Behind Closed Doors: At Home in Georgian England by Amanda Vickery lands on the shelves of my shop, where it will be found in my Social History section.
New Haven & London: Yale University Press, 2009, (First Edition) Hardback in dust wrapper.
Contains: Black & white photographs; Colour plates; Tables; Colour frontispiece; Illustrated endpapers and blanks;
From the cover: The Georgian house is a byword for proportion and elegance, but what did it mean to its inhabitants? In this brilliant new work, Amanda Vickery unlocks the homes of English men and women, from the Oxfordshire mansion of the unhappy gentlewoman Anne Dormer in the 16805 to the dreary London lodgings of the bachelor clerk and future novelist Anthony Trollope in the 18308. With her customary wit and verve, she evokes the interiors of a wide range of homes, introducing us to genteel spinsters keeping up appearances in two rooms, professional couples setting up home in rented houses, widowers frantic to keep their households afloat without a mistress, and servants with only a locking box to call their own.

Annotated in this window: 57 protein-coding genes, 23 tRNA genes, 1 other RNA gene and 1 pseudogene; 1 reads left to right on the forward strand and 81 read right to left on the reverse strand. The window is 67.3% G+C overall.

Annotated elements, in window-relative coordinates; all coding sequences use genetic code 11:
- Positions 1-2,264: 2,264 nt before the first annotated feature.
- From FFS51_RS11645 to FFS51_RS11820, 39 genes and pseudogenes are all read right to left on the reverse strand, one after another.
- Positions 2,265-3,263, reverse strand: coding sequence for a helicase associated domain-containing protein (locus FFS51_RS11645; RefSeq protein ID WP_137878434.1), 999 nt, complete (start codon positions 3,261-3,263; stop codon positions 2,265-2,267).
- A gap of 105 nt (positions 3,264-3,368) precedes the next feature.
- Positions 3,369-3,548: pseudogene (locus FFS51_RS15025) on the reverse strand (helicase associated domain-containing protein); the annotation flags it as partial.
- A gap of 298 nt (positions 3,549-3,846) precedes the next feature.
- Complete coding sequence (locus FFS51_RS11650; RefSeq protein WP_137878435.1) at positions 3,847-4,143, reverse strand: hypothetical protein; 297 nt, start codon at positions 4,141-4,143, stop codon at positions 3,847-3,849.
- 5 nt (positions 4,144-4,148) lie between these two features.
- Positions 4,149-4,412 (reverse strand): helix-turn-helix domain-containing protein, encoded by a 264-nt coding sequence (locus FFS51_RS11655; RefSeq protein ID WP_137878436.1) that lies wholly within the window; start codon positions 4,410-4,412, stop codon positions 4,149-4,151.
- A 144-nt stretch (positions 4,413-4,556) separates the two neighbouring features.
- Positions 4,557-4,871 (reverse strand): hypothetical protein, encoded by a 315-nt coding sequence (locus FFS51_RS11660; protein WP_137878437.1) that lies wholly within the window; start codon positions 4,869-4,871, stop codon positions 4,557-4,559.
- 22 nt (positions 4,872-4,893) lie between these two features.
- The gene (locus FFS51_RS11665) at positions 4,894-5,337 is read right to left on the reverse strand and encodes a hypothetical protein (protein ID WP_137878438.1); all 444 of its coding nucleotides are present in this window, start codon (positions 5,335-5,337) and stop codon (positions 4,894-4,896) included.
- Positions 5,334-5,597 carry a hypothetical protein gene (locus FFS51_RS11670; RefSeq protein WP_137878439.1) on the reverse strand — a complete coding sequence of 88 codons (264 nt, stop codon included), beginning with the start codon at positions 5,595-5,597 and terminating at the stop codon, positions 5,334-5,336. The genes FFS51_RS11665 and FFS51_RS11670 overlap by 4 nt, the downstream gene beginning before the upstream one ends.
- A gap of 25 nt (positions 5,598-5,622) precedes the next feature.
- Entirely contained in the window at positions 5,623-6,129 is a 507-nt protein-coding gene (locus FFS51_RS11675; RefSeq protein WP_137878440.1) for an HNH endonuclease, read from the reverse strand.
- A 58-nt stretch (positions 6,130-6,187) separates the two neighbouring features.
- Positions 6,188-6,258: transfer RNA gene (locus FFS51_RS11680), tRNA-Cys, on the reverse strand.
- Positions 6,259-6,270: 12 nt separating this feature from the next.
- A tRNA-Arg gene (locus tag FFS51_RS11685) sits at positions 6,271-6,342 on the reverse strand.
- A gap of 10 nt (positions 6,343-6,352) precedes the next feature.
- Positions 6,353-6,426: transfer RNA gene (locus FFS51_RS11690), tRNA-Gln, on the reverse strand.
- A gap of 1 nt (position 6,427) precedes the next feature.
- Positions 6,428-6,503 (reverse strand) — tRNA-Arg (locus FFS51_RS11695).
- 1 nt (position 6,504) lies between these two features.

Interiors do not offer up their secrets easily: rummaging in over sixty archives, Vickery makes ingenious use of unusual sources from upholsterers ledgers to burglary trials to tease out the hidden or taken for granted. She reveals the determining role of house and home in power and status, sentiments and strategies. In traditional political theory, the household was a microcosm of the state. The pecking order of master, mistress, servants, apprentices and children crystallized the social hierarchy in miniature. Neither the arrival of a contract theory of government, nor the fashion for sensibility dissolved domestic hierarchy. Yet even modest homes were redefined as arenas of social campaign and exhibition because of the spread of formal visiting, the proliferation of affordable, ornamental furnishings, the commercial celebration of feminine artistry at home, and the currency of the unisex language of taste. Vickery shows how domestic life came under everyday scrutiny and how the nimble hostess appreciated in value to men, who frequently yearned for the domesticity only a wife could provide.
Very Good in Very Good Dust Wrapper.
Red boards with Gilt titling to the Spine. [XVIII] 382 pages. Index. Bibliography. 9½” x 6¼”.